Making A Concrete Sign

While paging through the feed a few days ago our attention was caught by something a little away from the ordinary in Hackaday terms, a DIY video about creating cast concrete signage from [Proper DIY] which we’ve placed below the break. A deceptively easy-looking mould-making process has a few tricks that  will make the difference between a hard-wearing sign that lasts for years, and a lump of concrete.

So, to make a cast concrete sign, you throw together a mould with some letters, and chuck in some concrete? Not so fast, because the key appears to be preparation, and ensuring that there are no 90-degree corners on the mould parts. The letters are carefully shaped and sealed with varnish before being attached to the mould with silicone adhesive, and all the corners are beveled. Finally a light oil is used as a release agent, and hefty vibration takes care of any air bubbles.

The result is a set of signs, but we can see these techniques finding uses outside signage. For example, how about casting using a 3D printed mould?

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Miniature Concrete Hoover Dam Is Tiny Engineering Done Right

Growing up, we got to play with all kinds of things in miniature. Cars, horses, little LEGO houses, the lot. What we didn’t get is a serious education with miniature-sized dams. This recreation of the glorious Hoover Dam from the [Creative Construction Channel] could change all that for the next generation.

The build starts with the excavation of a two-foot long curve in a replica riverbed. A cardboard base is installed in the ditch, and used as a base for vertical steel wires. Next, the arch of the dam is roughed out with more steel wires installed horizontally to create a basic structure. The cardboard is then be removed from the riverbed, with the steel structure remaining. It’s finally time to pour real concrete, with a foundation followed by the main pour into foam formwork. The dam is also given 3D printed outlets that can be opened to allow water to pass through — complete with small gear motors to control them. The structure even gets a little roadway on top for good measure.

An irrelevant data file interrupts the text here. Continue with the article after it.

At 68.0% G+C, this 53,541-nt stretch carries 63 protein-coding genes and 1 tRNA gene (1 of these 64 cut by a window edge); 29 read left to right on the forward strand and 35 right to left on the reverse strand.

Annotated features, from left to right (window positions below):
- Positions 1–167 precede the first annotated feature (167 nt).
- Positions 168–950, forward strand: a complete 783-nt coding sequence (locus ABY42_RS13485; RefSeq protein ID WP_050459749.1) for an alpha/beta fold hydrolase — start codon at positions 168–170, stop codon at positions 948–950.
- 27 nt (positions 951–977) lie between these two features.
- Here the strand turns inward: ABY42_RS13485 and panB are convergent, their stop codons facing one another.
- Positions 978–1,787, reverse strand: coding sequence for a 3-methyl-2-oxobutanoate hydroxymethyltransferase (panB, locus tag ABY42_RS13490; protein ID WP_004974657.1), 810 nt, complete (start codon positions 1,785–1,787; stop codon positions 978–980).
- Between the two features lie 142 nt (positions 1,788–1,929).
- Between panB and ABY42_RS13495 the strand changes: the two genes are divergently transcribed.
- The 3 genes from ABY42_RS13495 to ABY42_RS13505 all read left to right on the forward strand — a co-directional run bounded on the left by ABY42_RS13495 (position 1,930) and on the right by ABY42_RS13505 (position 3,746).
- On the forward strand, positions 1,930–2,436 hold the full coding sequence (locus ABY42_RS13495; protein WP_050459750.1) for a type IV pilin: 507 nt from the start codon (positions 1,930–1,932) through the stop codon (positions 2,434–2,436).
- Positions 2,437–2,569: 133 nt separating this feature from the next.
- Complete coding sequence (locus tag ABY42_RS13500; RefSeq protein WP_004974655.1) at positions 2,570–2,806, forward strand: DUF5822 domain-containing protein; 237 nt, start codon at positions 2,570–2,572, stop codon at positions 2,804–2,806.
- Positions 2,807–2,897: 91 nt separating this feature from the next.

The finished product is quite impressive, and even more so when the outlets open up to spill water through. Such a project would be great fun for high school science students, or even engineering undergrads. Who doesn’t want to play with a miniature scale dam, after all? Bonus points if you build an entire LEGO city downstream, only to see it destroyed in a flood.

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Self-Healing Concrete: What Ancient Roman Concrete Can Teach Us

Concrete is an incredibly useful and versatile building material on which not only today’s societies, but also the ancient Roman Empire was built. To this day Roman concrete structures can be found in mundane locations such as harbors, but also the Pantheon in Rome, which to this day forms the largest unreinforced concrete dome in existence at 43.3 meters diameter, and is in excellent condition despite being being nearly 1,900 years old.

Even as the Roman Empire fell and receded into what became the Byzantine – also known as the Eastern Roman – Empire and the world around these last remnants of Roman architecture changed and changed again, all of these concrete structures remained despite knowledge of how to construct structures like them being lost to the ages. Perhaps the most astounding thing is that even today our concrete isn’t nearly as durable, despite modern inventions such as reinforcing with rebar.

Reverse-engineering ancient Roman concrete has for decades now been the source of intense study and debate, with a recent paper by Linda M. Seymour and colleagues adding an important clue to the puzzle. Could so-called ‘hot mixing’, with pockets of reactive lime clasts inside the cured concrete provide self-healing properties?

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Move Over Steel, Carbon-Reinforced Concrete Is Here

Reinforced concrete is the miracle material which made possible so many of the twentieth century’s most iconic structures, but here in this century its environmental footprint makes it something of a concern. As part of addressing this problem, a team at TU Dresden in Germany have completed what is believed to be the world’s first building made with carbon-reinforced concrete, in which the steel rebar is replaced with carbon fiber.